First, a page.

Darren Steeves is passionate about improving the total health of our community. Darren is a Certified Exercise Physiologist with a Masters degree in kinesiology and a Bachelors degree in education. His most recent book, Are You Ready? Stop Wishing It Was Friday is available to purchase on Amazon.
What do you value?
If you can’t answer that in 3 seconds… we have some work to do.
Now don’t get anxious if you’re not sure; it’s okay.
Many books on the self-help market are advocating moving towards value based living, and for good reason.
Working in the field of health, wellness, fitness and resilience, I see many people start with setting a goal. This has been taught to us from a very young age: “Have a goal!”
This is important, don’t get me wrong, but there is some lead up work prior to setting your goal (the end result).
Some of that work involves answering questions like, Why are you setting this goal? Why do want to do this? This is where your value work is critical.
Researchers Tiffin, Knight & Asher taught us that a person must find importance when trying to evolve a behaviour from a previously unhealthy (e.g., sedentary lifestyle) to a healthy (e.g., active) one. We also know through work with our clients that if one’s values do not coincide with the new behaviour (e.g., eating healthy), and fall within a person’s ‘Top 5’, the likelihood of successful change decreases.
Deciding on your ‘Top 5’ values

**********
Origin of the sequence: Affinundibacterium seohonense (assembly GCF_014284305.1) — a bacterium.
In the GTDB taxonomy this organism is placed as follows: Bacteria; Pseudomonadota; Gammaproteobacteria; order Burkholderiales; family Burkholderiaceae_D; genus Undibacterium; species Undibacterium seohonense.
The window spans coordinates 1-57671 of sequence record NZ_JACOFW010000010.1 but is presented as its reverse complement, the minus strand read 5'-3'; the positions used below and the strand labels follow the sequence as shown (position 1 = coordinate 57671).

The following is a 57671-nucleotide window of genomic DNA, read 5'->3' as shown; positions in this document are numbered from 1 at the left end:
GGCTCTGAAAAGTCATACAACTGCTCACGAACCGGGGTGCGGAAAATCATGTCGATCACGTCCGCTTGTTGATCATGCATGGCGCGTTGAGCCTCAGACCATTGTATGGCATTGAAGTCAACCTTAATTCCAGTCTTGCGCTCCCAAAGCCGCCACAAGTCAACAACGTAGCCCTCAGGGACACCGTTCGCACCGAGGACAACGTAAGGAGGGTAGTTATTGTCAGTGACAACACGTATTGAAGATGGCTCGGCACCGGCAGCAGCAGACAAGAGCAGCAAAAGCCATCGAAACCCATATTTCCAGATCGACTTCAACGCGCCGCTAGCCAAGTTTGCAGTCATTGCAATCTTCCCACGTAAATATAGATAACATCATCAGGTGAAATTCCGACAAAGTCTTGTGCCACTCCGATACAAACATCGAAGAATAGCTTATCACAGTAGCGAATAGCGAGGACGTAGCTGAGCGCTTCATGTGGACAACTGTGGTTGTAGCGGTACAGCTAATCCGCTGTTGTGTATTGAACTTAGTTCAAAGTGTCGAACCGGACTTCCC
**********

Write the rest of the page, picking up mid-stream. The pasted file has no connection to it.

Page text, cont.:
One factor to consider when selecting your ‘Top 5’, is which values can help drive success found in others. For example, we know through a growing body of research that attaining a healthy level of sleep can decrease your risk of developing type II diabetes, depression and the amount of work related errors.
Internal values can be defined as conceptions of the desirable. Developing and establishing your internal values can be complex in terms of their composition. Values that outline a belief system that is internally and socially influenced, guide our mode of conduct and existence.
Values are developed initially through social interactions with people such as our parents, sport coaches and teachers. As a result, values are learned and have a tendency to follow the patterns of a given culture. Over time, individuals learn and develop their values into what is known as a value structure. This results into a hierarchical ranking of an individual’s values (e.g., Gary values his family over his job).
Value based affirmations and achieving your goals
A study in 2012 reported that women who participated in value affirmation weighed less, had lower BMI and smaller waistlines, compared to those who did not. These results are similar to other affirmation studies that found affirmation can bolster self-control by focusing people on higher values rather than immediate impulses. By reminding people of what is really important, affirmation can help fight stressors that take away mental energy needed for coping strategies and delayed gratification.
Another study found intervening with the affirmation of personal values effectively buffered neuroendocrine and psychological stress responses. These results imply there are potential benefits in using affirmation of personal values when trying to reduce stress. It would appear that value affirmation techniques are also effective at building an individual’s self-protective capacities.
We tend to live our lives in accordance with our values. When we face a decision and choose A instead of B, it’s often because A feels right to us. We might use words such as, “it’s the right thing to do,” or “that’s the right way”. Therefore, when developing and/or maintaining healthy behaviours it is beneficial to establish a clear understanding of your unique set of personal values. This can help an individual design their life to align with their values and eliminate or modify life roles that conflict with them.